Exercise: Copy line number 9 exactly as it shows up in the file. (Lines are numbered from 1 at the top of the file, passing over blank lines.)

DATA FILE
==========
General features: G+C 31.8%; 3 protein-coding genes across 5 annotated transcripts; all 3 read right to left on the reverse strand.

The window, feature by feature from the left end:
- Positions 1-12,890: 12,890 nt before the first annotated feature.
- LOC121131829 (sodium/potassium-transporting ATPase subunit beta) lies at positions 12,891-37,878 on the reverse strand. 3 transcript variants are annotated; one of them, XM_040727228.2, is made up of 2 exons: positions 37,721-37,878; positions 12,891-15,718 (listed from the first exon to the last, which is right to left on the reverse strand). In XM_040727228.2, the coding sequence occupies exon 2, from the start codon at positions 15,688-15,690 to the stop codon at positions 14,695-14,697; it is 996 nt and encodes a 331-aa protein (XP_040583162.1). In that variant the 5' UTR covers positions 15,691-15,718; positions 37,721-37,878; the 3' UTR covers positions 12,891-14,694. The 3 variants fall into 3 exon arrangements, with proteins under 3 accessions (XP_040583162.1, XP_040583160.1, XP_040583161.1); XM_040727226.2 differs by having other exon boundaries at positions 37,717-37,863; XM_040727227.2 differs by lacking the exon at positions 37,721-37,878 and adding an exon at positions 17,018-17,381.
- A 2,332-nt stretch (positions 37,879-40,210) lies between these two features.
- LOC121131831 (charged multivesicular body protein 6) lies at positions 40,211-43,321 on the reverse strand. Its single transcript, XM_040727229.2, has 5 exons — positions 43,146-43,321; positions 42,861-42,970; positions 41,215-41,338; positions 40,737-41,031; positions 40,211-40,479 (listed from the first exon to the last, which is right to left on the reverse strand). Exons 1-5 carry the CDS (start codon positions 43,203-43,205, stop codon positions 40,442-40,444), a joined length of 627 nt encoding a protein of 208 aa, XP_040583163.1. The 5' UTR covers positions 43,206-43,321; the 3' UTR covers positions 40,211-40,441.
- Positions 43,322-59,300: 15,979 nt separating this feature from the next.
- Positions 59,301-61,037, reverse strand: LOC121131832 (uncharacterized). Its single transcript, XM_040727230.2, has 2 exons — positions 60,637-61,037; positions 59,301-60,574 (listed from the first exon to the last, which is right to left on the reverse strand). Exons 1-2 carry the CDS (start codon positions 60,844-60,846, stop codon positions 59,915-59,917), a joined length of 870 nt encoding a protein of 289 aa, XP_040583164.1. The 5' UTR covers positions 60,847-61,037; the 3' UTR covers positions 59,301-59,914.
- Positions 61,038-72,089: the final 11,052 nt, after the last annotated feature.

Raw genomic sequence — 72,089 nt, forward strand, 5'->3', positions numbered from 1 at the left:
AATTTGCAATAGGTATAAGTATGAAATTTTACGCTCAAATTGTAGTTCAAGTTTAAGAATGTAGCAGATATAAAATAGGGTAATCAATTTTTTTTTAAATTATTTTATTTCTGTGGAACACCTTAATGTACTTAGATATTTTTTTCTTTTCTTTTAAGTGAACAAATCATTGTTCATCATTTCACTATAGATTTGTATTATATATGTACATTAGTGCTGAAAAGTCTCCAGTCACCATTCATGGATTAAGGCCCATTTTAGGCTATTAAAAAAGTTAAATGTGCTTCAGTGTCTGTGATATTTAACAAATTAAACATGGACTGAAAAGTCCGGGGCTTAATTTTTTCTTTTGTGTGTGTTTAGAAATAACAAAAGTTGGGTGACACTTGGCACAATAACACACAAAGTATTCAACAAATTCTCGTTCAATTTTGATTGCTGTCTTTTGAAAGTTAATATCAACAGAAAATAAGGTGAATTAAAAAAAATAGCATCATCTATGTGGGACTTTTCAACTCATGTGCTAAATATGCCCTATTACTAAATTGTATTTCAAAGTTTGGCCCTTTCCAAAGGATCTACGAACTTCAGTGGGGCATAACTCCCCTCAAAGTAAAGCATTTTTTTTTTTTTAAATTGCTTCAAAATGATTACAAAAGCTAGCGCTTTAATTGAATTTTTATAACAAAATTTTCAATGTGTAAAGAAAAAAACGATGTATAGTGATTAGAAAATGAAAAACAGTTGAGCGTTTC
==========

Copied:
- Positions 61,038-72,089: the final 11,052 nt, after the last annotated feature.